DAYTONA BEACH, Fla.— A day on the water is a good day.

“Oh this is right at the top of the scale. This is one of the best mornings we’ve had,” said Ted Swinford, head coach of Halifax Rowing Association. 

For the Halifax Rowing Association a day like this is something they live for. 

“The feeling of being on the water during a race, during practices is something you can’t get in another sport,” said Emily Kraft, a 16-year-old rower for Halifax Rowing Association. 

“It’s pretty magic when you have a boat that connects and everyone in it knows everyone else in the boat,” said Thomas Power, a 14-year-old rower for Halifax Rowing Association. 

For their head coach, Ted Swinford, it’s another day to get better together. 

“Alright I hope you all are looking and feeling you’re best this morning. I want us to stay together during our warm up and our brief row,” said Coach Swinford while out on the water directing his crew.

Swinford knows what it takes to be the best. 

He is an olympian, a world champion, and a 13-time U.S. rowing elite national champ.

“Just a dream that finally became realized. A lot of hard work and focused,” said Swinford. 

A dream that started when he first found rowing at 17-years-old. 

“I was talking to a friend of mine who was 6’8” at the time and he said rowing is for tall guys like us so I thought ok ill try this rowing thing and I was hooked right from the first especially when my coach said you’re a natural and he probably said that everyone who came down but that was all that I needed to hear because no coach has ever told me that you’re a natural,” said Swinford.

With that natural talent and dedication, Swinford made the 1988 U.S. Olympic rowing team.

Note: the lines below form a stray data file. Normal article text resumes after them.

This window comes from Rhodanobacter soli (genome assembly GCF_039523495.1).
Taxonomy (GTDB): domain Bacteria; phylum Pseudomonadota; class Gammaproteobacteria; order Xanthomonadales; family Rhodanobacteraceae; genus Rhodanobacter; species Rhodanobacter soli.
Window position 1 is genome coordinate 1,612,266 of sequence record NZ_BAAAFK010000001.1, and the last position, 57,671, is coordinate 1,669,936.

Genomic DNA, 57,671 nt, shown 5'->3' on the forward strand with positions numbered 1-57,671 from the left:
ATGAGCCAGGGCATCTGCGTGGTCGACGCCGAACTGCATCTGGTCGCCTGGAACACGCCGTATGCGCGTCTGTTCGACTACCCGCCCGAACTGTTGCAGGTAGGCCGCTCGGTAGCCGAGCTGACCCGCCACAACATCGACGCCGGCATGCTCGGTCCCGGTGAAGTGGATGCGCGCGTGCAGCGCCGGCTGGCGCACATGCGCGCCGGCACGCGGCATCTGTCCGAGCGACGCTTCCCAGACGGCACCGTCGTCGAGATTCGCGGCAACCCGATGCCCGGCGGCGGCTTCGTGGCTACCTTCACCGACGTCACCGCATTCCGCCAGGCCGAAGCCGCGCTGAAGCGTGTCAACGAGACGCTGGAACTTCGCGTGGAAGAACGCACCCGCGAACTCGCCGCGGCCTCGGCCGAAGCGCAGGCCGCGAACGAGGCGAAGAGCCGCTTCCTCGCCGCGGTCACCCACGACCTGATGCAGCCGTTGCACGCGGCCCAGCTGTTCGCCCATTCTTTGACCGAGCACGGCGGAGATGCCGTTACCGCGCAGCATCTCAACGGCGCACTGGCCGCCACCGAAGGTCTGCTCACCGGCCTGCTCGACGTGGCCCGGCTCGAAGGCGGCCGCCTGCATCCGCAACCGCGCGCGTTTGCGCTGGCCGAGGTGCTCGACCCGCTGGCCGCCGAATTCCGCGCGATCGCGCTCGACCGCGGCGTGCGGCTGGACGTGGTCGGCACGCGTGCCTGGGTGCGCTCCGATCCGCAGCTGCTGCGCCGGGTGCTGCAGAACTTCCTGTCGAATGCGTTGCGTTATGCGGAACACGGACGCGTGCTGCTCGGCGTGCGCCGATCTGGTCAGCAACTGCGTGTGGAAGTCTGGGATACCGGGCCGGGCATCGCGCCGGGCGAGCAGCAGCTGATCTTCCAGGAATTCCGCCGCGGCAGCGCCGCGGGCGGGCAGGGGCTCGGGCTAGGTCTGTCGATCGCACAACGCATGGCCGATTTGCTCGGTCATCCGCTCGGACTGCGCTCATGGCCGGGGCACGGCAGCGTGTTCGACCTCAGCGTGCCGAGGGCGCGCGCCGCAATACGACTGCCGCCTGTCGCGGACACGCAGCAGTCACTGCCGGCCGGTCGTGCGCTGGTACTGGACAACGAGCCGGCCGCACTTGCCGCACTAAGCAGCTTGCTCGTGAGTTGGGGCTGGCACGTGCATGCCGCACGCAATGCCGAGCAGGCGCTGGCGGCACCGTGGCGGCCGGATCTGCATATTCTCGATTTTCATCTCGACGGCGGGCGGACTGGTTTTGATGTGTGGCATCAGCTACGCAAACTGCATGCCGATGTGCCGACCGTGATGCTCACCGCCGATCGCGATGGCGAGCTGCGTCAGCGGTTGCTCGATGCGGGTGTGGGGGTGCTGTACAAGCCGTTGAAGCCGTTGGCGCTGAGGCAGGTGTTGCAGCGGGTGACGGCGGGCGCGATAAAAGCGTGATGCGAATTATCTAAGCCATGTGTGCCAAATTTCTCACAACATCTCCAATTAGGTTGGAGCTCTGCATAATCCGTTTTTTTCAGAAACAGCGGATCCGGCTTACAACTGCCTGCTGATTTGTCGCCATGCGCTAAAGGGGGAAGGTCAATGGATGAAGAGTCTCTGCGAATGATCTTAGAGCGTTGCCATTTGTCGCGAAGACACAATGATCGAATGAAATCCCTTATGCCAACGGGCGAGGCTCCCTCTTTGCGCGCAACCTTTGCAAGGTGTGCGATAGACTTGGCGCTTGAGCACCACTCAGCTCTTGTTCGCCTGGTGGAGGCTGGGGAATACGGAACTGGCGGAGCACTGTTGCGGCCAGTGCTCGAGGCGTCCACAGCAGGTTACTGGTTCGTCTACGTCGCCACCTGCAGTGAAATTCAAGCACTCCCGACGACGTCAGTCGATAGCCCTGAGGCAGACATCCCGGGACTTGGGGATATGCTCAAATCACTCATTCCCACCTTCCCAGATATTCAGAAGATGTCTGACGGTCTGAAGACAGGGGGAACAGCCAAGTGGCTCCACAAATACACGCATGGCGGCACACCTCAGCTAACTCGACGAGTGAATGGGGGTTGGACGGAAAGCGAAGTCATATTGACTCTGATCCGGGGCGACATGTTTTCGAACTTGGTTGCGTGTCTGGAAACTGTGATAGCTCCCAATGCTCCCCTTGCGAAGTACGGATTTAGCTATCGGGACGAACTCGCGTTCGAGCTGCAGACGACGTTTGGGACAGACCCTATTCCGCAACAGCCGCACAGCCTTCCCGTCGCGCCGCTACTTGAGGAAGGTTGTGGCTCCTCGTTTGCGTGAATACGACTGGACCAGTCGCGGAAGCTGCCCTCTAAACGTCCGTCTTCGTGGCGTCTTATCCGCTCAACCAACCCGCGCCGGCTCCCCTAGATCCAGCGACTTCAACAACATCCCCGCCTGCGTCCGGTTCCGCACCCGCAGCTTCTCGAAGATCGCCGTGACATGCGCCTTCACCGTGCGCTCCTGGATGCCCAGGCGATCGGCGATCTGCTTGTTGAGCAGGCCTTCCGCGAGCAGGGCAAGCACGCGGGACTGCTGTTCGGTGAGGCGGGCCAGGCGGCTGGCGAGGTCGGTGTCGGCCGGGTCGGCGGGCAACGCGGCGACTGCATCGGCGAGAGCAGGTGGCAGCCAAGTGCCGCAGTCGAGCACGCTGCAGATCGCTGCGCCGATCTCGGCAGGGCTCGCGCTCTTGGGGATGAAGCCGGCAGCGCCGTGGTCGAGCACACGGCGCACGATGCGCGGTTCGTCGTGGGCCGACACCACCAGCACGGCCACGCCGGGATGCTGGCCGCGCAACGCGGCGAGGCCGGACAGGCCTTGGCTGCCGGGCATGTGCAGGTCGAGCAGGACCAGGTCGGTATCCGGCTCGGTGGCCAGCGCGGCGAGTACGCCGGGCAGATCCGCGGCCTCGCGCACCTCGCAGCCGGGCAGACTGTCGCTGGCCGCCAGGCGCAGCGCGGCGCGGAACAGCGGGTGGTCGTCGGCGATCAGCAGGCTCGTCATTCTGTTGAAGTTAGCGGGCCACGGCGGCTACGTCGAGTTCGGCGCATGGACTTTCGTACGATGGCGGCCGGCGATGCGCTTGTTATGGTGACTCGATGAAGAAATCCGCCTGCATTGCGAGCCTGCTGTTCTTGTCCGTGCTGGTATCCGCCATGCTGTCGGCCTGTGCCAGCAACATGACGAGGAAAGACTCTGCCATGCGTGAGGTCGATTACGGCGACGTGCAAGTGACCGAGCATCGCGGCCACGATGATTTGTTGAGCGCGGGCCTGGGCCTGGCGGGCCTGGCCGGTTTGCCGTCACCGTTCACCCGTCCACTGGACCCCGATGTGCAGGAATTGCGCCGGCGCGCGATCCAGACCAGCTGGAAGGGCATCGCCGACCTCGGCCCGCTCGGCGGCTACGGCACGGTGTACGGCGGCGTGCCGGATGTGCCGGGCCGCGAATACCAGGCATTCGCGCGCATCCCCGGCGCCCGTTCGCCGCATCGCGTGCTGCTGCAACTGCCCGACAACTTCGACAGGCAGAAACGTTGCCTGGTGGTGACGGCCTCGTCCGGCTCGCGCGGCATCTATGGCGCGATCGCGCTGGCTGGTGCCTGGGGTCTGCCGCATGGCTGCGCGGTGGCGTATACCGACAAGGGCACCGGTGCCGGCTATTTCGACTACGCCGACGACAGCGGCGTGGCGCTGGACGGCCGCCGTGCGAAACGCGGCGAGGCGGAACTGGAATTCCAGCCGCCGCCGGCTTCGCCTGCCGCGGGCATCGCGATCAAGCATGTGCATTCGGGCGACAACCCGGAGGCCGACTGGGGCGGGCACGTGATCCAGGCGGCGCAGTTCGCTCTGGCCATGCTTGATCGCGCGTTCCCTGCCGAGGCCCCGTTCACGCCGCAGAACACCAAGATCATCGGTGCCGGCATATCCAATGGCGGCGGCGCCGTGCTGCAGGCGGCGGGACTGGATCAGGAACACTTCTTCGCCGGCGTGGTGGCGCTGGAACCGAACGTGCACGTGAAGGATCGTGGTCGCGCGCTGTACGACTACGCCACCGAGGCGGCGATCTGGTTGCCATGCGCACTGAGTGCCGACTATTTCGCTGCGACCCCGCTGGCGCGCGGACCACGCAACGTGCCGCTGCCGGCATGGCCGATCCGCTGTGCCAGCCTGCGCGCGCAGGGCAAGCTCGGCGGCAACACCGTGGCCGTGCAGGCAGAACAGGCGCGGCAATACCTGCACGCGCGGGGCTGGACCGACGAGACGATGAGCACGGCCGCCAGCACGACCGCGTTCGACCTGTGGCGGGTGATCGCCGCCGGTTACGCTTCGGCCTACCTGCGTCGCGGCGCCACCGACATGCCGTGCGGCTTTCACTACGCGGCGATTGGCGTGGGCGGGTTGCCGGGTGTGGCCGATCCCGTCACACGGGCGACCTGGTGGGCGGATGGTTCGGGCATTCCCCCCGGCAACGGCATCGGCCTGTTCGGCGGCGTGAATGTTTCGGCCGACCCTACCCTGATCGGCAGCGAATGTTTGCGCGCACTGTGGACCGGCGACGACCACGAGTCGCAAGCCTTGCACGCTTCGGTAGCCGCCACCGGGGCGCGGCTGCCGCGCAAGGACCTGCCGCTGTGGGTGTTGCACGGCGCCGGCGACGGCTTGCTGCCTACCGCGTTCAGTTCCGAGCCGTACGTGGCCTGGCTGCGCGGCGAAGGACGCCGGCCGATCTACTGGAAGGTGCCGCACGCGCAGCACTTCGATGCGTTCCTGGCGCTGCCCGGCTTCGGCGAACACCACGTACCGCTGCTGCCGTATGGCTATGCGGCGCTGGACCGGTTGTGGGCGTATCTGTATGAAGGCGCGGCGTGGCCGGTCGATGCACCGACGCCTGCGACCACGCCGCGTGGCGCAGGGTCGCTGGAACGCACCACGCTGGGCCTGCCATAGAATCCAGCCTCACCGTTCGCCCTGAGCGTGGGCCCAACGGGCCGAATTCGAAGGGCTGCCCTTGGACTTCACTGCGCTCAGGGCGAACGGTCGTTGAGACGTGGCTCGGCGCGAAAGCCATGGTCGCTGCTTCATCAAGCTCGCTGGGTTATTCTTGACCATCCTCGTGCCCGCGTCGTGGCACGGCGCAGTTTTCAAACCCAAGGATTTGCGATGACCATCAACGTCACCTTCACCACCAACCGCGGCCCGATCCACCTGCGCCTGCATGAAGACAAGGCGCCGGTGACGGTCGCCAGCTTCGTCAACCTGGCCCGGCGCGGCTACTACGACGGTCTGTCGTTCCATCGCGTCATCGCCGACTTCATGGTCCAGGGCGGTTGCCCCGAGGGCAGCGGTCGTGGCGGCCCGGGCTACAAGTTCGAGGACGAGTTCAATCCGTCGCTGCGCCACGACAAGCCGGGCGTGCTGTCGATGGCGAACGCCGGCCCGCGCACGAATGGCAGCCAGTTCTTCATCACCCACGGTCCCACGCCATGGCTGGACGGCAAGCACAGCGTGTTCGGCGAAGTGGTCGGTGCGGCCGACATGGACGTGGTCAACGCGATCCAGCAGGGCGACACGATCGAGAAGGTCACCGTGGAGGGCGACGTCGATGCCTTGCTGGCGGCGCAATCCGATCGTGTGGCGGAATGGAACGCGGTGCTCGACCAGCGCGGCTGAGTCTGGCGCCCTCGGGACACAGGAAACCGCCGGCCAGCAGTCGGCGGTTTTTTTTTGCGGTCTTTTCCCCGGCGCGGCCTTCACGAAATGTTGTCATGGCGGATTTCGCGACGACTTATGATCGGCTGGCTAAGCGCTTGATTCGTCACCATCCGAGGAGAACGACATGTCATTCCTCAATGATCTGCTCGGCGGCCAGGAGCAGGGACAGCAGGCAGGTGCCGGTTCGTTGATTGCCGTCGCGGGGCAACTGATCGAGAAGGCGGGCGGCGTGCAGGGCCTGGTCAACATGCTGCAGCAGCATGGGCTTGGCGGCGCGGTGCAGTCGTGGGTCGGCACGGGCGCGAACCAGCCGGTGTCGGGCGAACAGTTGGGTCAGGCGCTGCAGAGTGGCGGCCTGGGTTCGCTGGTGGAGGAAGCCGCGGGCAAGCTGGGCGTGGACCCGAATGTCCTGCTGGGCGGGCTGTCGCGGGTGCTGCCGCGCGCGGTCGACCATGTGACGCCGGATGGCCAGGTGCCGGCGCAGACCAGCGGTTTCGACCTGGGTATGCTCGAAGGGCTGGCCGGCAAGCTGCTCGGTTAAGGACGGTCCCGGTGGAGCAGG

“If that’s what you want that’s what you have to go for. No-one drags you off the street and says hey you’re going to the olympics. It’s something you work very very hard for for many years, for many years,” said Swinford.

Now life has come full circle as Swinford teaches the next generation of rowers. 

“The experience that he brings to the table, it’s amazing. We wouldn’t be able to be as productive and as successful as we would be without a coach like that,” said Kraft.

Life is no longer about his personal success. 

“I wouldn’t give up any of it. It was all rewarding. I am proud of what I’ve done but it doesn’t necessarily define me. What I am doing here every day, hopefully preparing somebody to row in the olympics, preparing them to row in college or just preparing them for a life of accomplishment,” said Swinford.

As he continues to mold the future he can’t help but to think about the coach that shaped his.

“We stand on the shoulders of the people in front of us. As he stood on his coaches shoulders, I stand on his,” said Swinford.

So when it’s a beautiful day on the water it’s important to remember that your reflection goes beyond what you see on the surface. 

“The energy and beauty of youth fade, the glory we pass on. I think that encapsulates coaching and what we do,” said Swinford.